by Sudha Balagopal
When Seeta’s phone rings in the United States with the message of Amma’s decline, she leaves for India carrying an assortment of useless things in her suitcase and a cluster of pebbles in her throat.
On the plane, she gears herself for outward expressions of deep, rending grief from Appa. Instead, after Amma’s body leaves the earthly plane to merge with the universe, he retreats into the hollowness of an inner cave and sits in stony silence in the living room.
Unkempt salt and pepper hair covers his ears; his beard is long. Clearly, he hasn’t seen a barber for weeks. The veshti tied around his waist and the angavastram draped over his left shoulder, once white, have morphed into a speckled gray.
Any moment, Seeta expects Amma’s voice to ring from the kitchen. “Seetu, come and get your coffee.”
Amma’s voice is gone.
Guilt cascades through Seeta and she yearns to apologize to Appa for not being around the last few months, for not being able to help take care of Amma.
A jangle of glass bangles jars the quiet. Tall, thin Lopa, their neighbor, walks in with an irksome familiarity—no knock, no request to enter.
Her sari is wrapped around her angular frame, as precise as the sheet on a hotel room bed. Seeta wants to tell her some dishevelment would be appropriate in a house of mourning.
Yesterday, after Seeta agonized over the perfect clothing for Amma’s final journey―she chose a blue-and-maroon sari―she left the pile on the floor, each artistic length a paean to fabric and workmanship.
“I told your Amma I like this one when she showed it to me.” Lopa holds up a sari in sunshine yellow, rectangular price tag still glued to the silken material.
Seeta grabs the garment from her. “Please, don’t . . .” she says.
When she visited last year, Seeta went shopping with her parents for Amma’s seventy-fourth birthday. Her parents, as was their wont, argued in the store. Appa disliked the sunshine-yellow sari, urged Amma to buy a more expensive gray one. Amma laughed. “You think I’m too old to wear this bright color?” She took ill soon after.
Lopa presses her lips together. “Your Amma thought you lived too far away. She was such a nice person.”
Was. As in the past tense. After one day.
Like Appa, Seeta wants to wallow, to dwell, to curl up and sink into the comforting arms of retreat. But many things need attention. This house. Her eighty-three-year-old father’s care. He could move in with her family―a challenge since he hates air travel. He wouldn’t adjust to their suburban lifestyle. Yet, how can he live in this house now, without Amma, without their constant bickering to keep him going?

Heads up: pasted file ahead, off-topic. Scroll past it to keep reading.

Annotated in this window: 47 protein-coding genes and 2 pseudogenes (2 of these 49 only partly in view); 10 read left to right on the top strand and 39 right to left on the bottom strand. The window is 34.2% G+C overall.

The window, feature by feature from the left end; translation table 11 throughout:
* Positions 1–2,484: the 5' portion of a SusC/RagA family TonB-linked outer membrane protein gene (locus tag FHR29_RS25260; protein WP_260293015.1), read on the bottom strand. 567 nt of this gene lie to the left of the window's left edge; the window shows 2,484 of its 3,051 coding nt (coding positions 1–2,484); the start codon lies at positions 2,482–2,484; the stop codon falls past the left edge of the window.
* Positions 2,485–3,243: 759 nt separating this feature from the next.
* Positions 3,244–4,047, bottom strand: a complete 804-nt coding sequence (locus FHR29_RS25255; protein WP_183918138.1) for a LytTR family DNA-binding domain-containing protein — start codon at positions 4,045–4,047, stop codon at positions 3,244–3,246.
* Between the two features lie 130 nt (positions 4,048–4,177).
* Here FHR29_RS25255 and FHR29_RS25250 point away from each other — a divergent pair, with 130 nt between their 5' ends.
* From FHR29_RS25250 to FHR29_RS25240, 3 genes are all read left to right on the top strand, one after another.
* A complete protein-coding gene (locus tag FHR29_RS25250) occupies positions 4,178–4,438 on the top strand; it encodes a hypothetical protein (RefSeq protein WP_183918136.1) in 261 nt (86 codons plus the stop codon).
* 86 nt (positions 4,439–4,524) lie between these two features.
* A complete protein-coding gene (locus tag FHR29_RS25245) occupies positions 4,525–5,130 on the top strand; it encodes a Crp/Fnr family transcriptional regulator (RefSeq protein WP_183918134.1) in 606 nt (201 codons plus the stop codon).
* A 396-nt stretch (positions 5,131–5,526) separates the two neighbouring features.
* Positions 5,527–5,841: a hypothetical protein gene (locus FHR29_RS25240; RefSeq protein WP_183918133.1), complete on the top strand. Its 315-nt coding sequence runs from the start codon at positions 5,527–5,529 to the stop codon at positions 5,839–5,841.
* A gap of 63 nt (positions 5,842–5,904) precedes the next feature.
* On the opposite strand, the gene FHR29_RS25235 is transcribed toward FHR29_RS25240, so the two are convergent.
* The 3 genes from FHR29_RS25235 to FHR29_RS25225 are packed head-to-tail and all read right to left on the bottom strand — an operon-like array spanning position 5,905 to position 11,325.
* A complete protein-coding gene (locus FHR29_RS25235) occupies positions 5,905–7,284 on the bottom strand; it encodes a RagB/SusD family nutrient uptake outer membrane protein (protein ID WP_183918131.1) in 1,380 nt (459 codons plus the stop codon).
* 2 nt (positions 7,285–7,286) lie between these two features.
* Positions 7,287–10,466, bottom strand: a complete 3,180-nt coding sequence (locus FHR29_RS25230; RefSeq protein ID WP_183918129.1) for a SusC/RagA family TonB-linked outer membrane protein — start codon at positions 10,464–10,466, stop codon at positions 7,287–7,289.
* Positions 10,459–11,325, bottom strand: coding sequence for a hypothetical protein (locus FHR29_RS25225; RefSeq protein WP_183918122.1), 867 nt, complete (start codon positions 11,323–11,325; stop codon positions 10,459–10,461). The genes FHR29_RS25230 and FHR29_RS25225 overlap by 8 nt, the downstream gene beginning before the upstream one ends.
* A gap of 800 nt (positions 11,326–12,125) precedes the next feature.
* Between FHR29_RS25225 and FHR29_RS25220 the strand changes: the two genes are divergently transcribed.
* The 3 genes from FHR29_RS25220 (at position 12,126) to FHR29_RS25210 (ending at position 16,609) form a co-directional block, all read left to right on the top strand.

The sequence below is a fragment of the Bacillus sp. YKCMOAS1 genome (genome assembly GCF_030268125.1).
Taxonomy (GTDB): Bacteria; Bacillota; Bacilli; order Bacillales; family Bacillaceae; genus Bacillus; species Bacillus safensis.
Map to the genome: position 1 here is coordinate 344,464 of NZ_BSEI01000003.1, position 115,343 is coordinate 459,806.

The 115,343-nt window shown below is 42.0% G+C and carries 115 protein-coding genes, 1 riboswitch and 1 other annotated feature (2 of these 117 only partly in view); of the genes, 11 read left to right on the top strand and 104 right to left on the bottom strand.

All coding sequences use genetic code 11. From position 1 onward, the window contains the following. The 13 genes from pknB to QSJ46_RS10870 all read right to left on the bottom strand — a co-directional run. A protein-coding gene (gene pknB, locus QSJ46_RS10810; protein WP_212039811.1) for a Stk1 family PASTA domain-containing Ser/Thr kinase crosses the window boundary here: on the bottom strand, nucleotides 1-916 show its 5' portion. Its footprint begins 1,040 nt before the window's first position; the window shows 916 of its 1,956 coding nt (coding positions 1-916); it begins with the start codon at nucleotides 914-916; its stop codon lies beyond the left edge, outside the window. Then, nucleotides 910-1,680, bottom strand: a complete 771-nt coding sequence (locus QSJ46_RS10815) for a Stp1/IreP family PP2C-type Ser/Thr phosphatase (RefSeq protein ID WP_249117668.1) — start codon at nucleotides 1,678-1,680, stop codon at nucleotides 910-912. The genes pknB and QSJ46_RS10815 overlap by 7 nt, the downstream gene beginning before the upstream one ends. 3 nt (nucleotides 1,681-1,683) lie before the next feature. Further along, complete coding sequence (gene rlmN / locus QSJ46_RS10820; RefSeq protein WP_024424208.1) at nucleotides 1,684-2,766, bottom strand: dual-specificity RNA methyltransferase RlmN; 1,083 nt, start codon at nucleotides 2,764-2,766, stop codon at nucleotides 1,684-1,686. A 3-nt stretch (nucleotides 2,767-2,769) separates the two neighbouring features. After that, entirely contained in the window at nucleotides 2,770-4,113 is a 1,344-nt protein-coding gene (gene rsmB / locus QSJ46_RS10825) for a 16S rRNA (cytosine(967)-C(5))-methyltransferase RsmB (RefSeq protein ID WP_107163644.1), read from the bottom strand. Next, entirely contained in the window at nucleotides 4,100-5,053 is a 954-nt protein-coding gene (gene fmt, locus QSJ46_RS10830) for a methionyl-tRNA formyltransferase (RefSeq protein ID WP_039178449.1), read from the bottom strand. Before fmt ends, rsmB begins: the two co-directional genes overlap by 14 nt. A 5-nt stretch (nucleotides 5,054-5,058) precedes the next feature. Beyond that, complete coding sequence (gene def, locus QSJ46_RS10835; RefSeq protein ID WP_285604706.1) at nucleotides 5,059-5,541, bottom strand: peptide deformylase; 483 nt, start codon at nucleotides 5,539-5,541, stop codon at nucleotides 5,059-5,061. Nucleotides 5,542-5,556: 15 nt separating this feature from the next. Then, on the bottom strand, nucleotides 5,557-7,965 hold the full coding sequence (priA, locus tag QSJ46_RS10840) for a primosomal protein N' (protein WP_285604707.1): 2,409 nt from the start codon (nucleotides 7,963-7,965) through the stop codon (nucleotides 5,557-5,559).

Lopa’s interference abrades like sandpaper against skin. “I told the priest to talk to you about the rituals,” she says.
“I want to simplify things,” Seeta says.
“But what would your mother want? And, your father? Think about that.”
Seeta puffs out her cheeks. She almost tells Lopa such decisions should be a private family matter, then remembers the neighbor made that last call to the United States as Amma’s life ebbed.
Appa is fastened to his chair. He appears to be asleep.
Seeta settles on the sofa and rests her head in her hands. The pebbles sitting at the base of her aching throat, jostle, threaten.
Twelve days later, Appa continues to huddle inside his blanket of silence.
Oh, Amma, how should I take care of him?
As father and daughter, they are together, yet distant, in this sorrow.
Lopa bursts in, says, “Family members must wear new clothing on the thirteenth day after a demise.” She holds up the sunshine-yellow sari. “Your Amma said I could have this. I’ll wear the sari in her memory.”
Seeta looks away from the bold print on the fabric. Amma wouldn’t have parted with a favorite sari. Besides, Lopa is not family.
“It’s my mother’s,” she says.
“But she won’t need it anymore, right?”
Amma will not wear it. Ever.
The time has come to let go.
On day thirteen, loud voices from the living room splinter the silence. Seeta finds Lopa arguing with Appa.
“Listen to me,” Lopa yells as if Appa is hard of hearing.
Appa, his face flushed, shouts, “This coffee burned my tongue.” He holds a cup and saucer in his hands.
“But first I have to burn my tongue?”
Appa has returned?
Lopa complains to Seeta, “He started this whole tirade. All I did is warm up the coffee in your kitchen.”
“You burn me. Every time.”
Every time? Lopa doesn’t brew his coffee.
Seconds pulse. Lopa purses her lips and places the coffee on the table. The cup tilts, sloshing the beverage over the tablecloth. The flowery print of Amma’s sunshine-yellow sari softens Lopa’s sharp angles today.
Appa’s confused eyes blink rapidly. “That’s not her?” His voice shakes.
Lopa pivots, slams the door behind her.
Emotions shuffle through Appa’s face. He swallows, then swallows again. His mouth opens and closes as he lifts an arm.
“Appa?” Seeta’s heart wobbles.
She takes his hand, settles next to him.
When he puts an arm around her to draw her close, the pebbles at the base of her throat dislodge.
Originally published in Khabar Magazine. Click here to read Sudha Balagopal’s reflection on writing about caregiving.
Sudha Balagopal is honored to have her writing in many fine journals including CRAFT, Split Lip, and Smokelong Quarterly. Her novella-in-flash, Things I Can’t Tell Amma, was published by Ad Hoc Fiction in 2021. She has stories included in both Best Microfiction and Best Small Fictions, 2022.